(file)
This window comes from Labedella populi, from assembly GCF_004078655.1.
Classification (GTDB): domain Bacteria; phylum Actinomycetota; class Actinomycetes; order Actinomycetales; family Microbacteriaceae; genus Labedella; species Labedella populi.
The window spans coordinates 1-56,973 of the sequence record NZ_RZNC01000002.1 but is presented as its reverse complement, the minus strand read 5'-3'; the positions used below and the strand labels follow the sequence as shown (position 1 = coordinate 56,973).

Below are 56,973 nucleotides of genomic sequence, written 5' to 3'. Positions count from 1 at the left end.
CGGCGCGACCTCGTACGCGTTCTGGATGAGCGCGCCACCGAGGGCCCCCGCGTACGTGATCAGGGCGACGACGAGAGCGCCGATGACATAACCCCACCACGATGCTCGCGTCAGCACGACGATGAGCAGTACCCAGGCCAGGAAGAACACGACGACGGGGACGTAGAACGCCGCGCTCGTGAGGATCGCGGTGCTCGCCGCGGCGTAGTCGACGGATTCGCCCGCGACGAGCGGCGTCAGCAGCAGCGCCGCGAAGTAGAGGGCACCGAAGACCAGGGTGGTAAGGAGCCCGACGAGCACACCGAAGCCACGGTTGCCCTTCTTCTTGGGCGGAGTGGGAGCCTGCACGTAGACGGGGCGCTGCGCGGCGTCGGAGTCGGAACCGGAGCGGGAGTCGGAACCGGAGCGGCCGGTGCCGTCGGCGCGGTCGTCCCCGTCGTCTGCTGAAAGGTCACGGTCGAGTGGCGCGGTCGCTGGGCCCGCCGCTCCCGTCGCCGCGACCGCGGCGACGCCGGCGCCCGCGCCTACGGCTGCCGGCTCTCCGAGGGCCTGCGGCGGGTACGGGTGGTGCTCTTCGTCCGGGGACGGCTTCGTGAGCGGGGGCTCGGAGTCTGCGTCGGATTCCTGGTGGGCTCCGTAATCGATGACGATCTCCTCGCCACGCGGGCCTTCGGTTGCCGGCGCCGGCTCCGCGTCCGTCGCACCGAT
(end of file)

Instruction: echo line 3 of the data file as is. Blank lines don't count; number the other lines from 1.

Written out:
The window spans coordinates 1-56,973 of the sequence record NZ_RZNC01000002.1 but is presented as its reverse complement, the minus strand read 5'-3'; the positions used below and the strand labels follow the sequence as shown (position 1 = coordinate 56,973).